Corporate whistleblowers are also just as vulnerable to reprisal as federal whistleblowers. In some cases, corporate employers who would engage in dishonest business practices are even more willing than their government counterparts to threaten, intimidate, or retaliate against would-be whistleblowers because they believe employer confidentiality agreements protect them. However, state and federal laws exist to protect corporate whistleblowers and supersede confidentiality agreements. Seeking the services of a whistleblower retaliation lawyer is essential to attaining these protections.

California Whistleblower Protection Laws

In the state of California, employees who discover fraudulent or illegal behavior receive protections under the law. California Whistleblower Protection Laws protect employees who:

  • Report any suspected illegal or fraudulent behavior by their employer to a regulatory agency or law enforcement.
  • Report suspected illegal or fraudulent behavior by another employee to the appropriate supervisor with authority to begin a proper investigation.
  • Report fraud, waste, and abuse to the California State Auditor.
  • Report abusive or fraudulent wage or labor issues to the California Labor Commissioner.

The most inclusive California law that provides reprisal protection is Labor Code 1102.5 LC. Under this statute, employers, supervisors, and other employees may not retaliate against employees that provide information they reasonably believe shows the individual or entity in question violated a law or is not compliant with regulations. In fact, whistleblowers receive protection under this law even if they are incorrect about the violation in question, so long as they can show there was reason to believe a violation occurred. Employees also receive protection from employers who falsely believe they engaged in whistleblowing.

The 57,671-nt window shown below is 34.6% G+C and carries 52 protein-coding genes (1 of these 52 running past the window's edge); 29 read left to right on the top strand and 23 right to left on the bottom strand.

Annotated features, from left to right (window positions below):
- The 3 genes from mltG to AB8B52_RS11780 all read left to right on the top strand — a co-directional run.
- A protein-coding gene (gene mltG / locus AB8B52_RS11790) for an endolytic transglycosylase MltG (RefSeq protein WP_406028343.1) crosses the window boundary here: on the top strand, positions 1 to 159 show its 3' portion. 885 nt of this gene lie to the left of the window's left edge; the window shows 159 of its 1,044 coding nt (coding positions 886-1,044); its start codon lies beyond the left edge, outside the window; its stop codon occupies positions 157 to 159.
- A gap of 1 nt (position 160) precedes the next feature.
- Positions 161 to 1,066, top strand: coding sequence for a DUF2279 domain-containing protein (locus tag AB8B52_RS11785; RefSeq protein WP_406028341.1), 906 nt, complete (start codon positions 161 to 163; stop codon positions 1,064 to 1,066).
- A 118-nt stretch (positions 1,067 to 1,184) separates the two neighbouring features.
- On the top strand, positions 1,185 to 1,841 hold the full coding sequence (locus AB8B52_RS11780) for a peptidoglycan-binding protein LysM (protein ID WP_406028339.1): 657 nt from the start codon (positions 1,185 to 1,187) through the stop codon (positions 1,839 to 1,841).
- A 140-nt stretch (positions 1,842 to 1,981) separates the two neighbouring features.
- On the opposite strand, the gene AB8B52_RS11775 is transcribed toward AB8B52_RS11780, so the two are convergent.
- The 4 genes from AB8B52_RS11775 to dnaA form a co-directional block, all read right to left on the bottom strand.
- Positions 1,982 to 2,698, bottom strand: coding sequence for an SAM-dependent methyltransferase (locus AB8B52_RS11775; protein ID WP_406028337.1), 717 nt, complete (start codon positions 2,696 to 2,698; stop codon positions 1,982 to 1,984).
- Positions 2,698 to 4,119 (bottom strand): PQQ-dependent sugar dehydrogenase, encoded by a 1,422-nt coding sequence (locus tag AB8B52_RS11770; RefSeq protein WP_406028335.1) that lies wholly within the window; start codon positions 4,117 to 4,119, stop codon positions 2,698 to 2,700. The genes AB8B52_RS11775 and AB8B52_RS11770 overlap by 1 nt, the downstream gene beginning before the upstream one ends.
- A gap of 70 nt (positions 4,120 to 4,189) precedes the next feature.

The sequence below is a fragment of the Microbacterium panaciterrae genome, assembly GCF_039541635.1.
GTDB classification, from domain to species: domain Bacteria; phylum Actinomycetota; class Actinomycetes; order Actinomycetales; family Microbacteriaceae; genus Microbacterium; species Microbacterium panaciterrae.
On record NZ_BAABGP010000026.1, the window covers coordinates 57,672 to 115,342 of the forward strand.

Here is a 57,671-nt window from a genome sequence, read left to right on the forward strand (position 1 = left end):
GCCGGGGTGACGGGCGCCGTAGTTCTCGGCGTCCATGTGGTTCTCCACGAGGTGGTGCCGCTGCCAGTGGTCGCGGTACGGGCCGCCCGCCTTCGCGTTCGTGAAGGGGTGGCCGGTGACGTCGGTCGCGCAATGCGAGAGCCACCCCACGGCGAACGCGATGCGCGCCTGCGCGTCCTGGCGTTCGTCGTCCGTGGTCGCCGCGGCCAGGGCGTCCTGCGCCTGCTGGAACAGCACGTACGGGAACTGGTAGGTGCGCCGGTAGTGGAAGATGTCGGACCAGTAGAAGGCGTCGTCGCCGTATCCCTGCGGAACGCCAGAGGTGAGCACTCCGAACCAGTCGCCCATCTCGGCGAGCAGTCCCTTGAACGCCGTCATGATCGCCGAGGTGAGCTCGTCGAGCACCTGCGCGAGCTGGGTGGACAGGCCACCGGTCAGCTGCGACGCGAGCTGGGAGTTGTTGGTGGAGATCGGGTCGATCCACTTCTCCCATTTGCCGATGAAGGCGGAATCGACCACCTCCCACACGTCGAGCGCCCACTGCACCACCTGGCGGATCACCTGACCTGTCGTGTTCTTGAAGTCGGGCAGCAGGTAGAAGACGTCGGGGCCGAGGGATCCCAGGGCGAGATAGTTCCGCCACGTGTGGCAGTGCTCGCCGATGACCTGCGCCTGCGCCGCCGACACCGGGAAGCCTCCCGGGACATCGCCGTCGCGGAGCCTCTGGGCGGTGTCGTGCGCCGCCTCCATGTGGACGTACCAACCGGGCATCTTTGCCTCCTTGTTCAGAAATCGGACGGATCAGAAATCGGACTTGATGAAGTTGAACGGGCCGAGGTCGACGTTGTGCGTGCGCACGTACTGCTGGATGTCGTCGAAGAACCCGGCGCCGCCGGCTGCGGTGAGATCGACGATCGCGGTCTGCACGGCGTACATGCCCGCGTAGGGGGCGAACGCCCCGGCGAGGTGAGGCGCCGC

Similar to federal WPA statutes, the California Whistleblower Protection Act exists to protect individuals who report fraud, waste, and abuse, violations of the law, corruption, bribery, incompetency, and acts that threaten public or individual health and welfare. In addition, California has instituted its own False Claims Act, allowing qui tam lawsuits against employers who have defrauded the state government. For all employees, both the Fair Employment and Housing Act (FEHA) and the Sarbanes-Oxley Act include provisions for employees to file whistleblower claims against employer retaliation for workplace harassment or employment discrimination and securities fraud, respectively.

Understanding Employer Retaliation

Each of the laws described above provides protections for whistleblowers against employer retaliation. As a result of these statutes, California employers may not engage in retaliatory actions, including:

  • Demotions
  • Termination of employment
  • Layoffs
  • Denied promotion or advancement
  • Denied raises
  • Withholding of training
  • Denial of benefits
  • Unfair employee evaluations
  • Reassignment to an undesirable position
  • Harassment by the employer
  • Encouraged harassment by other workers
  • Threats of physical, financial, or other harm

Keep in mind, an employer or supervisor only needs to threaten these or any other retaliatory actions to violate California whistleblower protection laws. Your California whistleblower attorney can help you determine the transgressions or threats that qualify as a violation.

How Do I File a Whistleblower Lawsuit?

If you believe you have evidence of your employer, supervisor, or another entity participating in illegal or unethical behavior that defrauded the California state government, you may be entitled to bring a California False Claims Act lawsuit against your employer. Similarly, if you believe you have evidence of illegal or harmful activity by your private employer, you are entitled to report those actions to the proper regulatory body, such as the California Labor Commissioner, California Division of Occupational Safety and Health (OSHA), or others.

If you choose to file a qui tam lawsuit against a current or former employer, you are acting on behalf of the defrauded government entity and must file the lawsuit in California Superior Court. In addition, you must show exhaustive evidence of the violation and a copy of the complaint to the California Attorney General. The AG will then decide whether it is in the best interests of the state to join you in your claim or allow you to proceed on your own — however, you will still receive a share of any damages found during the proceedings.